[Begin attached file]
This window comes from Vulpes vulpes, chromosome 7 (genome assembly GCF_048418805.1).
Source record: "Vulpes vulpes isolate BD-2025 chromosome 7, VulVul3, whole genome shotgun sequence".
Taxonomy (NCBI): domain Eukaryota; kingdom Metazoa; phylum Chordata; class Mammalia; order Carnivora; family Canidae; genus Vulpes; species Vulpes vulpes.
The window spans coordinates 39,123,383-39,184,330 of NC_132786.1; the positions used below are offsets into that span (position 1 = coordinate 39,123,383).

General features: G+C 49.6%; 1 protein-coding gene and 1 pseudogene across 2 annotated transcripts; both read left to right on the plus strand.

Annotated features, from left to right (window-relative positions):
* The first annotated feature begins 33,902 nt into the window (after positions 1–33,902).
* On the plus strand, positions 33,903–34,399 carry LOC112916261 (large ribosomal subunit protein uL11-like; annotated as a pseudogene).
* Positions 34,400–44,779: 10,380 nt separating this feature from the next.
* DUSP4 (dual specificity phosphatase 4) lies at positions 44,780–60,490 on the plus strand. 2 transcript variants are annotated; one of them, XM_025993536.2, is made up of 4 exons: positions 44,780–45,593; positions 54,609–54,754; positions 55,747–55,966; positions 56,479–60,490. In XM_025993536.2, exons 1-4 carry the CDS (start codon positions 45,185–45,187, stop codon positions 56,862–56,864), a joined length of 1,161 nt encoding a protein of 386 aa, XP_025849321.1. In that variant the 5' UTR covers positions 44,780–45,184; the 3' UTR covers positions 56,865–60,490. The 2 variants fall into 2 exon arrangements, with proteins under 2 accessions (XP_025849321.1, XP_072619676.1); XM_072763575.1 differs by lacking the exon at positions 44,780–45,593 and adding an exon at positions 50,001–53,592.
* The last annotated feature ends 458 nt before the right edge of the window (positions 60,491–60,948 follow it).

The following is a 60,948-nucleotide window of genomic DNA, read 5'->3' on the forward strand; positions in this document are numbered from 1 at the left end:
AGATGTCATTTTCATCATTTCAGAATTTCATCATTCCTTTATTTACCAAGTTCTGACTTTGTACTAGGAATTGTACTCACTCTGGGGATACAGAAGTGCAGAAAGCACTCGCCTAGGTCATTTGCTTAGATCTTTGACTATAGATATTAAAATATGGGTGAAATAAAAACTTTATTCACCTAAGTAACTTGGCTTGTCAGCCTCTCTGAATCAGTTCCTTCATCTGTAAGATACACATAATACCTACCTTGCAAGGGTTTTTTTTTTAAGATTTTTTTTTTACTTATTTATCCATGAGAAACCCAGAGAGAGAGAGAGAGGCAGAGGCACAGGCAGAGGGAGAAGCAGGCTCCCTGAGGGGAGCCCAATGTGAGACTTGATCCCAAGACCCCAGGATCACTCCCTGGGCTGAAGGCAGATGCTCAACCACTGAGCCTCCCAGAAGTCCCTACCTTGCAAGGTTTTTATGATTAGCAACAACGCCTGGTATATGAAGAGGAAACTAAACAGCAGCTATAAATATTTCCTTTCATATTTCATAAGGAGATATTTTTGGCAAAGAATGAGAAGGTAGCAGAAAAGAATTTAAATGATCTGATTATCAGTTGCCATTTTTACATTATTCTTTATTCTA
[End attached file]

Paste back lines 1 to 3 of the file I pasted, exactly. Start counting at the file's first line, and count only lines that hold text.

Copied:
This window comes from Vulpes vulpes, chromosome 7 (genome assembly GCF_048418805.1).
Source record: "Vulpes vulpes isolate BD-2025 chromosome 7, VulVul3, whole genome shotgun sequence".
Taxonomy (NCBI): domain Eukaryota; kingdom Metazoa; phylum Chordata; class Mammalia; order Carnivora; family Canidae; genus Vulpes; species Vulpes vulpes.